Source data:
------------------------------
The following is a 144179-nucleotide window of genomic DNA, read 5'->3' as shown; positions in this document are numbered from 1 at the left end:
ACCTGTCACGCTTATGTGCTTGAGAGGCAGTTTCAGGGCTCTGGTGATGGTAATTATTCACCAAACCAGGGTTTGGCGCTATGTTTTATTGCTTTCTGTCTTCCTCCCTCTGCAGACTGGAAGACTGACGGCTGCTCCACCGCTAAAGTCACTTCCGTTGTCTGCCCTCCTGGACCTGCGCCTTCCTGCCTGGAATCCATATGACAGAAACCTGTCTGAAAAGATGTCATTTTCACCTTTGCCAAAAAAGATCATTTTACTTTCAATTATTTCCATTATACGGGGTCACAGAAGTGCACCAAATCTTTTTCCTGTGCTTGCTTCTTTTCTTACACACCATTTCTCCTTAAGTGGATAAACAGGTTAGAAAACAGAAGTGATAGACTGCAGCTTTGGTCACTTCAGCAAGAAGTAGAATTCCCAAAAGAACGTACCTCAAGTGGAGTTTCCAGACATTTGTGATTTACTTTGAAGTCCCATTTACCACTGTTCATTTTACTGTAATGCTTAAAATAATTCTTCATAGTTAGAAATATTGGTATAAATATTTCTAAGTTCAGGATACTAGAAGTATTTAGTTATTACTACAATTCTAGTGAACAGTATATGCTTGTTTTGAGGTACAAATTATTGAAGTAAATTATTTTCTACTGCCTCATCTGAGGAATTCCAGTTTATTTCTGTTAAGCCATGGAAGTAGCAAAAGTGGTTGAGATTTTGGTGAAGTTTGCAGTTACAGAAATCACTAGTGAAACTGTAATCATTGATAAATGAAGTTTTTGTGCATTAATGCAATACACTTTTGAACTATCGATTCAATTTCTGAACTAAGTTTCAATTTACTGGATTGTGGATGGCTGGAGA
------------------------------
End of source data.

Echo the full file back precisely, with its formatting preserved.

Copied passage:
The following is a 144179-nucleotide window of genomic DNA, read 5'->3' as shown; positions in this document are numbered from 1 at the left end:
ACCTGTCACGCTTATGTGCTTGAGAGGCAGTTTCAGGGCTCTGGTGATGGTAATTATTCACCAAACCAGGGTTTGGCGCTATGTTTTATTGCTTTCTGTCTTCCTCCCTCTGCAGACTGGAAGACTGACGGCTGCTCCACCGCTAAAGTCACTTCCGTTGTCTGCCCTCCTGGACCTGCGCCTTCCTGCCTGGAATCCATATGACAGAAACCTGTCTGAAAAGATGTCATTTTCACCTTTGCCAAAAAAGATCATTTTACTTTCAATTATTTCCATTATACGGGGTCACAGAAGTGCACCAAATCTTTTTCCTGTGCTTGCTTCTTTTCTTACACACCATTTCTCCTTAAGTGGATAAACAGGTTAGAAAACAGAAGTGATAGACTGCAGCTTTGGTCACTTCAGCAAGAAGTAGAATTCCCAAAAGAACGTACCTCAAGTGGAGTTTCCAGACATTTGTGATTTACTTTGAAGTCCCATTTACCACTGTTCATTTTACTGTAATGCTTAAAATAATTCTTCATAGTTAGAAATATTGGTATAAATATTTCTAAGTTCAGGATACTAGAAGTATTTAGTTATTACTACAATTCTAGTGAACAGTATATGCTTGTTTTGAGGTACAAATTATTGAAGTAAATTATTTTCTACTGCCTCATCTGAGGAATTCCAGTTTATTTCTGTTAAGCCATGGAAGTAGCAAAAGTGGTTGAGATTTTGGTGAAGTTTGCAGTTACAGAAATCACTAGTGAAACTGTAATCATTGATAAATGAAGTTTTTGTGCATTAATGCAATACACTTTTGAACTATCGATTCAATTTCTGAACTAAGTTTCAATTTACTGGATTGTGGATGGCTGGAGA